An imagined look at an impossible career

A Bennington College exhibit examines the fictitious life of a female Czech architect between the wars


BENNINGTON — In 2008, Katarina Burin felt the urge to design a monogram — but not for herself. An artist whose practice had long explored the social instincts of European twentieth-century modernist design, Burin imagined a female Czech architect from the interwar years and conjured the fictional Petra Andrejova-Moln r, also known as P.A.

Burin spent a decade developing an entire career for P.A., conducting meticulous historical research to aid her production of models and drawings; d cor such as furniture, ceramics, textiles, and wallpaper; and ephemera such as photographs, letters, and catalogs that anchor P.A. within design circles that rarely included women despite their utopian goals. In this way, P.A. is both real and unreal, an amalgam of the marginalized or anonymous women who contributed to the modernist program and, at the same time, a personification of creative longing and ghostly absence.

In an exhibit that opens Sept. 10, Bennington College's Suzanne Lemberg Usdan Gallery will survey the full P.A. project, a complex, feminist enterprise that foregrounds the collectivist zeal of modernism and critiques the erasure of women designers from the modernist canon. "Authorship, Architecture, Anonymity: The Impossible Career of Petra Andrejova-Moln r" marks the conclusion of Burin's production as P.A. and forms a timely addition to this year's wave of international exhibitions on the centennial of the founding of the Bauhaus, the legendary German design school that welcomed women but barred them from studying architecture.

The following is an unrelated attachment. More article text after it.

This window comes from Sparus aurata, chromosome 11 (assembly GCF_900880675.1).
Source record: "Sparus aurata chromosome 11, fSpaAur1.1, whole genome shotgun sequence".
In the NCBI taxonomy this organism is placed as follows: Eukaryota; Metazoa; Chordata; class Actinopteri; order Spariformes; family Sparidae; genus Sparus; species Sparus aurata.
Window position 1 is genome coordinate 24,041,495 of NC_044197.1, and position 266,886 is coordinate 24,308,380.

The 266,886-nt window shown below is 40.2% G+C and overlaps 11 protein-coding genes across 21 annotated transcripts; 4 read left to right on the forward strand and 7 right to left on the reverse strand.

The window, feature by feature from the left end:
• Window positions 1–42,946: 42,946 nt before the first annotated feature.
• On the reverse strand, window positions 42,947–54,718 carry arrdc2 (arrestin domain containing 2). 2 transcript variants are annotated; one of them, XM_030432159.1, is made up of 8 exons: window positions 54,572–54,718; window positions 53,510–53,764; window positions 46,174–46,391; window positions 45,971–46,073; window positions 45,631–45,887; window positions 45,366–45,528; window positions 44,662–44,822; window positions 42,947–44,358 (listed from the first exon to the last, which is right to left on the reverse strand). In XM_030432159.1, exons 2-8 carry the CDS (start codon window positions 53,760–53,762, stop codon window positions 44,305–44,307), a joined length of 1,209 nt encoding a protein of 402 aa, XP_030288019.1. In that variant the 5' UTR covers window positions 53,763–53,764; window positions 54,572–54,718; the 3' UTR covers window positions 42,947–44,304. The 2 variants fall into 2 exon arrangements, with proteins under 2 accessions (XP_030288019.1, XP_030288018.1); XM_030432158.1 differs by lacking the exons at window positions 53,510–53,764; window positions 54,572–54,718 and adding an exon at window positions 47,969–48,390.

Prior considerations of Burin's work have leaned toward presenting P.A. as a forgotten or recently discovered architectural gem, confounding audiences into questioning assumptions about gender and history. By straightforwardly acknowledging Burin as the author of P.A., the Usdan exhibit, curated by Farhad Mirza '12 and Anne Thompson, positions her at the forefront of current efforts to recognize the pivotal role of women in architecture and the fundamental condition of architecture as collaborative, contesting the enduring stereotype of the "genius" male architect. Among critiques that are usually textual, Burin's project is all the more intriguing for being visual: having allowed herself to be possessed by the spirit of a past moment, the artist has made manifest the archive that would have been.

Farhad Mirza is a technical instructor at Bennington. Anne Thompson is the Director and Curator of Usdan Gallery.

There will be an opening reception at 6 p.m. on Sept. 10, and an artist's talk at 7:30 p.m.

About the Artist

Burin is a lecturer in the Department of Visual and Environmental Studies at Harvard University. Recent exhibitions include the Neubauer Collegium for Culture and Society (University of Chicago); Kunstverein Langenhagen; the Aspen Art Museum; the Institute of Contemporary Art, Boston; and shows at Ratio 3 (San Francisco), M29 Richter & Br ckner (Cologne), and Lucile Corty (Paris). Her awards include fellowships from the Radcliffe Institute and the Graham Foundation; the 2013 James and Audrey Foster prize from the ICA Boston; and residencies at MuseumsQuartier Vienna, Skowhegan, Yaddo, and the MacDowell Colony.



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